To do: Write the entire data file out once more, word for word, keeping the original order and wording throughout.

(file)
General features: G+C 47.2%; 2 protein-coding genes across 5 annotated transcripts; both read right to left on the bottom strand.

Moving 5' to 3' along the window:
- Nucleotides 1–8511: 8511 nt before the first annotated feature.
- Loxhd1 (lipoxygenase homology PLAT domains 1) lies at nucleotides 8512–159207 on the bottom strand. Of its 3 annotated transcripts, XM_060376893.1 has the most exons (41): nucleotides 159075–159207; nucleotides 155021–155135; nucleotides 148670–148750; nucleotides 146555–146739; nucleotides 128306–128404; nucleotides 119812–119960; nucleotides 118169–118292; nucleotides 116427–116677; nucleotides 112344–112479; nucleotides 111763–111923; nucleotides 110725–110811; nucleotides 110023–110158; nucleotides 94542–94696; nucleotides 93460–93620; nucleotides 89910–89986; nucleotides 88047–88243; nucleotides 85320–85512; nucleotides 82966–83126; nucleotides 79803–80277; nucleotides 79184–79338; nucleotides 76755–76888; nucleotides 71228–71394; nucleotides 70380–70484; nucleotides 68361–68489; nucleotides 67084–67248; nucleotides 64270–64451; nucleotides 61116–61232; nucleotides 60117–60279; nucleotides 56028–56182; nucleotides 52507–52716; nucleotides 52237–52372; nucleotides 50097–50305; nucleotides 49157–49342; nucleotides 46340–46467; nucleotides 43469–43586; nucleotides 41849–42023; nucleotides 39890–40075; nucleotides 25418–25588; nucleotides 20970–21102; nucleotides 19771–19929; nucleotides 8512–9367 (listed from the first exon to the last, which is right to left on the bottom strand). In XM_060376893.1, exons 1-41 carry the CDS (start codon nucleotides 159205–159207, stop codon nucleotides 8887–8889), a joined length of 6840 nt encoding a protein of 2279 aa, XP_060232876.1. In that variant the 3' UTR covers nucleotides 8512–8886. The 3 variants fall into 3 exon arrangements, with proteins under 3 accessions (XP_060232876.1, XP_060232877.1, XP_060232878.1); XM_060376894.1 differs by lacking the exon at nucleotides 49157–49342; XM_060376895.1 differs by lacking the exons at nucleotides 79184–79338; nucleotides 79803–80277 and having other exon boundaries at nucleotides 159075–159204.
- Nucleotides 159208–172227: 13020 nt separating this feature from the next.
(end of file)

General features: G+C 47.2%; 2 protein-coding genes across 5 annotated transcripts; both read right to left on the bottom strand.

Moving 5' to 3' along the window:
- Nucleotides 1–8511: 8511 nt before the first annotated feature.
- Loxhd1 (lipoxygenase homology PLAT domains 1) lies at nucleotides 8512–159207 on the bottom strand. Of its 3 annotated transcripts, XM_060376893.1 has the most exons (41): nucleotides 159075–159207; nucleotides 155021–155135; nucleotides 148670–148750; nucleotides 146555–146739; nucleotides 128306–128404; nucleotides 119812–119960; nucleotides 118169–118292; nucleotides 116427–116677; nucleotides 112344–112479; nucleotides 111763–111923; nucleotides 110725–110811; nucleotides 110023–110158; nucleotides 94542–94696; nucleotides 93460–93620; nucleotides 89910–89986; nucleotides 88047–88243; nucleotides 85320–85512; nucleotides 82966–83126; nucleotides 79803–80277; nucleotides 79184–79338; nucleotides 76755–76888; nucleotides 71228–71394; nucleotides 70380–70484; nucleotides 68361–68489; nucleotides 67084–67248; nucleotides 64270–64451; nucleotides 61116–61232; nucleotides 60117–60279; nucleotides 56028–56182; nucleotides 52507–52716; nucleotides 52237–52372; nucleotides 50097–50305; nucleotides 49157–49342; nucleotides 46340–46467; nucleotides 43469–43586; nucleotides 41849–42023; nucleotides 39890–40075; nucleotides 25418–25588; nucleotides 20970–21102; nucleotides 19771–19929; nucleotides 8512–9367 (listed from the first exon to the last, which is right to left on the bottom strand). In XM_060376893.1, exons 1-41 carry the CDS (start codon nucleotides 159205–159207, stop codon nucleotides 8887–8889), a joined length of 6840 nt encoding a protein of 2279 aa, XP_060232876.1. In that variant the 3' UTR covers nucleotides 8512–8886. The 3 variants fall into 3 exon arrangements, with proteins under 3 accessions (XP_060232876.1, XP_060232877.1, XP_060232878.1); XM_060376894.1 differs by lacking the exon at nucleotides 49157–49342; XM_060376895.1 differs by lacking the exons at nucleotides 79184–79338; nucleotides 79803–80277 and having other exon boundaries at nucleotides 159075–159204.
- Nucleotides 159208–172227: 13020 nt separating this feature from the next.